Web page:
Sparkling House on a Hilltop

Willamette Valley Vineyard’s Domaine Willamette Opens

Guests enjoying sunshine and views at the new Domaine Willamette Winery. ##Photo provided
An open interior serves as a welcoming space for visiting wine tasters.##Photo provided

By Annelise Kelly
Domaine Willamette, a new winery dedicated exclusively to crafting méthode traditionnelle sparkling wine, recently opened after five years of construction. On Highway 99W, halfway between Dundee and Dayton, visitors will discover inviting gardens, farm-to-table dining, tours and tastings.

This passion project of Jim and Jan Bernau of Willamette Valley Vineyards is an enterprise based on sustainability, community and collaboration. Landscaping and décor herald the winery’s commitment to biodynamic farming practices, with weighty granite sculptures such as a giant cow horn on display by the front entrance.

A Robust Future for Willamette Valley Sparkling Wine

Conditions in the Willamette Valley favor the production of sparkling wine, and founder Jim Bernau is confident local producers can produce wines rivaling those of Champagne.

“The world’s demand for high-quality sparkling wine has exceeded what the Champagne region can actually grow and make. The world keeps getting more wine lovers each year,” says Bernau. “We’ve already seen, in our lifetimes, the North Willamette Valley take its place among the finest wine-growing regions in the world for Pinot Noir. And I believe that we’ll see the same thing happen with méthode traditionnelle sparkling wine in our lifetimes.”

He explains that “with thin-skinned grape varieties like Pinot Noir, in particular, and also Chardonnay and Pinot Meunier, you get more aroma and flavor in the North Willamette from these varieties at lower levels of maturity.” For example, Pinot Noir grapes are harvested for red wine when the sugar content approximates 23.5-24.5 Brix, while it’s harvested for méthode traditionnelle sparkling wine about 18.5 Brix. “It’s almost like the North Willamette is just made for this because at 18.5 Brix it hasn’t started raining yet,” emphasizes Bernau.

Another factor in Oregon’s advantage is that veraison, the onset of ripening, occurs during August, our driest month. However, in grape-growing regions such as Champagne, Burgundy and Chablis, August is the wettest time of the year. As the grape clusters mature and fill out during France’s wet summers, a hospitable environment for botrytis fungus develops.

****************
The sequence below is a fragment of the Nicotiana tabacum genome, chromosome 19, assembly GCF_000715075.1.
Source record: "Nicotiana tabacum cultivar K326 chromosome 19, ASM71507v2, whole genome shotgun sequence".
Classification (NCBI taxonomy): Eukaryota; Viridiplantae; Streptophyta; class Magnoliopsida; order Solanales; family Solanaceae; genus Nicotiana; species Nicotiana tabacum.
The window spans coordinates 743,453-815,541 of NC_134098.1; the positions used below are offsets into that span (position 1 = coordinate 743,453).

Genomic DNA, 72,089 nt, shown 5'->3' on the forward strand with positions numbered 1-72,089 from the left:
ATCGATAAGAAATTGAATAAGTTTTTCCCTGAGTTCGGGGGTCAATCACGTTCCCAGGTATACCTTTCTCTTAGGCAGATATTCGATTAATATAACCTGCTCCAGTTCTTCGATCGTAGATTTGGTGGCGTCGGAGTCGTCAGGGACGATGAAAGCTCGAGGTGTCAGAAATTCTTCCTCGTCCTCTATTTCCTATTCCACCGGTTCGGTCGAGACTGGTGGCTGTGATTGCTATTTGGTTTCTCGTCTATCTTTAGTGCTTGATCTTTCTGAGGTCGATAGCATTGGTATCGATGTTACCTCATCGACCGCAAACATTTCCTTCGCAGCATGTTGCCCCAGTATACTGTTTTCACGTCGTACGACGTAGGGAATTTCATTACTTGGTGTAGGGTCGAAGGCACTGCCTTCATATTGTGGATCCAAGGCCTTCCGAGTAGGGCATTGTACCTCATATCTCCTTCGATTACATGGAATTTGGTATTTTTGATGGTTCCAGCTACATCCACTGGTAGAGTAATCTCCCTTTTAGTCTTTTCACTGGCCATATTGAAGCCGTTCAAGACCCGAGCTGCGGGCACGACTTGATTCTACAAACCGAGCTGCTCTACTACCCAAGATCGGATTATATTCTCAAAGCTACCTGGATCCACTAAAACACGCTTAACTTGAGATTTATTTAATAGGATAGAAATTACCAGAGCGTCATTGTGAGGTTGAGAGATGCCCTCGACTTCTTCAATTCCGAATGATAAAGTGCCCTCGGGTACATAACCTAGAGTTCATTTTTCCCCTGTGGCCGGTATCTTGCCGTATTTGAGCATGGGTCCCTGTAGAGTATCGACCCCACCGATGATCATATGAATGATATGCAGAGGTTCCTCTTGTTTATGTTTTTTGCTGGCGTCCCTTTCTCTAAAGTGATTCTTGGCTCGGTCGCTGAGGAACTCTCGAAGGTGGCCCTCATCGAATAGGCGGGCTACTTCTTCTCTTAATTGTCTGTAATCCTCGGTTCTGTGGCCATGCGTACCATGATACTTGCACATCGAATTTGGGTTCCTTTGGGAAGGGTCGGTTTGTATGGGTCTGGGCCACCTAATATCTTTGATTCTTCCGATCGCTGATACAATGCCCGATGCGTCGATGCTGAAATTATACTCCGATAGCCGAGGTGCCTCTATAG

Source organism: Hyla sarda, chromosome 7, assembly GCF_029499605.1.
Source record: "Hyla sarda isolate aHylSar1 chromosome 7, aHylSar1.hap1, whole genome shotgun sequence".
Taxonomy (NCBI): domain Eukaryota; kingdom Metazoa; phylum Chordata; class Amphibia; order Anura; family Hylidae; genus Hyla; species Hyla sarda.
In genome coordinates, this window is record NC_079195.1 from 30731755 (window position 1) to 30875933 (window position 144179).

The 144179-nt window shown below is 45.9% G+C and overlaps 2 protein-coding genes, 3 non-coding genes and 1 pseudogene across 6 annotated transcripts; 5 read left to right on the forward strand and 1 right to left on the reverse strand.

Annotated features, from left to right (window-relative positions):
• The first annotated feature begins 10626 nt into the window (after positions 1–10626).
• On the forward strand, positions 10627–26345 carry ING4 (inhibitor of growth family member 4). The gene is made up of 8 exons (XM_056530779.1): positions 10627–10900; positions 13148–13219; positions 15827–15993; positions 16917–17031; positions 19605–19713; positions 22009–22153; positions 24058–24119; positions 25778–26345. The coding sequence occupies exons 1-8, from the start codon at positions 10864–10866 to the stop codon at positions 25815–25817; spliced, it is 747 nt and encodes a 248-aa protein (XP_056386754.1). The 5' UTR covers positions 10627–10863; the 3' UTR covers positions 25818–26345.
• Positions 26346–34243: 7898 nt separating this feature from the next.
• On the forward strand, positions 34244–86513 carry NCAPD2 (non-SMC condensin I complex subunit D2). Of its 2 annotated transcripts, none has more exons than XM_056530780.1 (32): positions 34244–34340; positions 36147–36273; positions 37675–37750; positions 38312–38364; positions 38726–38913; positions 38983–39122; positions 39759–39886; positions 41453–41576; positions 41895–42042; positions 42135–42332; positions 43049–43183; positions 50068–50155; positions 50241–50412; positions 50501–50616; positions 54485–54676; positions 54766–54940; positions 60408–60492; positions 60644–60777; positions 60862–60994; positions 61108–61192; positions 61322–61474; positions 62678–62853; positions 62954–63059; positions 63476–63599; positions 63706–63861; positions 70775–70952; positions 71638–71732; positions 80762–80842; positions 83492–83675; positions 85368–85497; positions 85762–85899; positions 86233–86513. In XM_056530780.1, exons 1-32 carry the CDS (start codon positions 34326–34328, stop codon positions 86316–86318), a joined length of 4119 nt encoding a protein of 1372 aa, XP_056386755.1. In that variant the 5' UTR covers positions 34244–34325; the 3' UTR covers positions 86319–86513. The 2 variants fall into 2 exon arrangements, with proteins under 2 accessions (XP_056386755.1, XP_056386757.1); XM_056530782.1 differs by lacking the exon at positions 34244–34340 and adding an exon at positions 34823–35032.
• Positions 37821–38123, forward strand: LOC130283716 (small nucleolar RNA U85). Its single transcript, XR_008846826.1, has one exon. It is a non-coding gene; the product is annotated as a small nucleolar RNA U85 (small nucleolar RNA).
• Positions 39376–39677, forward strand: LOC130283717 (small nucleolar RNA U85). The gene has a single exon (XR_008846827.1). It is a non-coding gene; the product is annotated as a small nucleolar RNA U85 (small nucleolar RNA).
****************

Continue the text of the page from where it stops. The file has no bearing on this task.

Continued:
“Growers understand that month is critical for not only developing color and flavor in the fruit, but also avoiding disease,” says Bernau. “Oregon is famous for growing sustainably. We can grow in a very low-impact way, experiencing far fewer problems with powdery mildew and botrytis than our French colleagues.”

The Van Duzer winds also add to a lower incidence of disease. These cool marine breezes provide natural air conditioning, “allowing the grapes to retain more acidity. The other big advantage? It dries the fruit out. As a consequence, we have much lower levels of disease in our grapes, which means we don’t have to apply a lot of sulfur or other remedies.”

A Story of Stewardship

Bernau explains the distinction of the mutually supportive culture of Oregon winemakers. His experience while traveling is that “Oregon has a strong reputation of working together. We help each other, support each other, and protect our neighbors. We guard the customer, and protect other living creatures,” says Bernau.

Willamette Valley Vineyards has been an early pioneer in Low Input Viticulture and Enology, also known as LIVE, and Salmon-Safe certification. Domaine Willamette takes it up a notch by practicing biodynamic farming, a holistic, ethical and regenerative agricultural approach. The grounds and interior are designed to reflect this ethos. Extensive gardens feature white granite sculptures, carved in Vancouver, Washington, depicting flowers such as chamomile and yarrow– used in biodynamic preparations. Rain collected from the rooftop is used for watering.

One of Jan Bernau’s many contributions to the project has been sourcing “all this commissioned art from Oregon– it’s all intended to tell a story about sustainable and biodynamic farming,” says Jim Bernau. The Starry Sky presentation room, where guests can watch a short video, evokes the night sky and honors the celestial influences highly regarded by biodynamic farmers.

“We strove to create a winery experience for wine enthusiasts traveling from all over the world to learn about Oregon and the Willamette Valley. We built this really intriguing, inviting experience that offers an added educational component,” says Bernau.

“I think the best way to convince people of the value of stewardship is to live it. If we can effectively model this philosophy, a lot more people will consider practicing stewardship. Plus, wines have a way of reflecting more of where they’re grown when there’s less chemical intervention.”

Domaine Willamette is located at 19255 OR-99W, Dayton. Call 971-545-4200 or visit to make a reservation.

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